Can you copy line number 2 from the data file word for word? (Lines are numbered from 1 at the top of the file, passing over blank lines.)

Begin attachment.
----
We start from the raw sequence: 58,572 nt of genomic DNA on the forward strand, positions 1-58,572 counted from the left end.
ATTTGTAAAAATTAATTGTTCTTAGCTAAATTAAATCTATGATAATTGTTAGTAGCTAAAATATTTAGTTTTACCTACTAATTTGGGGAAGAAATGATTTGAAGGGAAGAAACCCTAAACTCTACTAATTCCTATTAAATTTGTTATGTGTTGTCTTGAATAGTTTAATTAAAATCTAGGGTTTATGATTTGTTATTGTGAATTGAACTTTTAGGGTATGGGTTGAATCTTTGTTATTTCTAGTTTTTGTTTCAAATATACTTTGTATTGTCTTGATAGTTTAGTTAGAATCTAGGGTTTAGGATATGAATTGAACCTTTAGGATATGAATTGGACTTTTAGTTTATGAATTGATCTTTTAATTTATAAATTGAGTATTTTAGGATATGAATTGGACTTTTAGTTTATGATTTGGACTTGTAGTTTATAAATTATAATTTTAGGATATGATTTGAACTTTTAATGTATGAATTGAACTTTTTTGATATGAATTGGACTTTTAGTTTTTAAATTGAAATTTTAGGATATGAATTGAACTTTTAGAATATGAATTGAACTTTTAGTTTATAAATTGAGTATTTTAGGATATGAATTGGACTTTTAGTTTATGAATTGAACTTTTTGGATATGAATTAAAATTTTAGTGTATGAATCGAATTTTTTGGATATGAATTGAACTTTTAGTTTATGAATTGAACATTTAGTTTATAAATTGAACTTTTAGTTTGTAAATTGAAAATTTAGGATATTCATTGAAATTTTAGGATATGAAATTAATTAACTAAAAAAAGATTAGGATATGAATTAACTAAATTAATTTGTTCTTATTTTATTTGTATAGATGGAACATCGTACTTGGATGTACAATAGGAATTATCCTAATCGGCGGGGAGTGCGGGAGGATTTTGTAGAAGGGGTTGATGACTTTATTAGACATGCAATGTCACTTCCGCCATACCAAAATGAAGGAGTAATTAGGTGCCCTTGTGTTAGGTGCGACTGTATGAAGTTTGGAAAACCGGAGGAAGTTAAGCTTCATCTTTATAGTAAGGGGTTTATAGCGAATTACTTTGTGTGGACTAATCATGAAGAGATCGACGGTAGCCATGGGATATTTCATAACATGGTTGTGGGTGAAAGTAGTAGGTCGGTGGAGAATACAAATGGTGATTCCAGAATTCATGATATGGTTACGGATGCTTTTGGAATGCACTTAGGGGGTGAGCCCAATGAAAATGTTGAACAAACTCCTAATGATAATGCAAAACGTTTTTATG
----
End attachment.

ATTTGTAAAAATTAATTGTTCTTAGCTAAATTAAATCTATGATAATTGTTAGTAGCTAAAATATTTAGTTTTACCTACTAATTTGGGGAAGAAATGATTTGAAGGGAAGAAACCCTAAACTCTACTAATTCCTATTAAATTTGTTATGTGTTGTCTTGAATAGTTTAATTAAAATCTAGGGTTTATGATTTGTTATTGTGAATTGAACTTTTAGGGTATGGGTTGAATCTTTGTTATTTCTAGTTTTTGTTTCAAATATACTTTGTATTGTCTTGATAGTTTAGTTAGAATCTAGGGTTTAGGATATGAATTGAACCTTTAGGATATGAATTGGACTTTTAGTTTATGAATTGATCTTTTAATTTATAAATTGAGTATTTTAGGATATGAATTGGACTTTTAGTTTATGATTTGGACTTGTAGTTTATAAATTATAATTTTAGGATATGATTTGAACTTTTAATGTATGAATTGAACTTTTTTGATATGAATTGGACTTTTAGTTTTTAAATTGAAATTTTAGGATATGAATTGAACTTTTAGAATATGAATTGAACTTTTAGTTTATAAATTGAGTATTTTAGGATATGAATTGGACTTTTAGTTTATGAATTGAACTTTTTGGATATGAATTAAAATTTTAGTGTATGAATCGAATTTTTTGGATATGAATTGAACTTTTAGTTTATGAATTGAACATTTAGTTTATAAATTGAACTTTTAGTTTGTAAATTGAAAATTTAGGATATTCATTGAAATTTTAGGATATGAAATTAATTAACTAAAAAAAGATTAGGATATGAATTAACTAAATTAATTTGTTCTTATTTTATTTGTATAGATGGAACATCGTACTTGGATGTACAATAGGAATTATCCTAATCGGCGGGGAGTGCGGGAGGATTTTGTAGAAGGGGTTGATGACTTTATTAGACATGCAATGTCACTTCCGCCATACCAAAATGAAGGAGTAATTAGGTGCCCTTGTGTTAGGTGCGACTGTATGAAGTTTGGAAAACCGGAGGAAGTTAAGCTTCATCTTTATAGTAAGGGGTTTATAGCGAATTACTTTGTGTGGACTAATCATGAAGAGATCGACGGTAGCCATGGGATATTTCATAACATGGTTGTGGGTGAAAGTAGTAGGTCGGTGGAGAATACAAATGGTGATTCCAGAATTCATGATATGGTTACGGATGCTTTTGGAATGCACTTAGGGGGTGAGCCCAATGAAAATGTTGAACAAACTCCTAATGATAATGCAAAACGTTTTTATG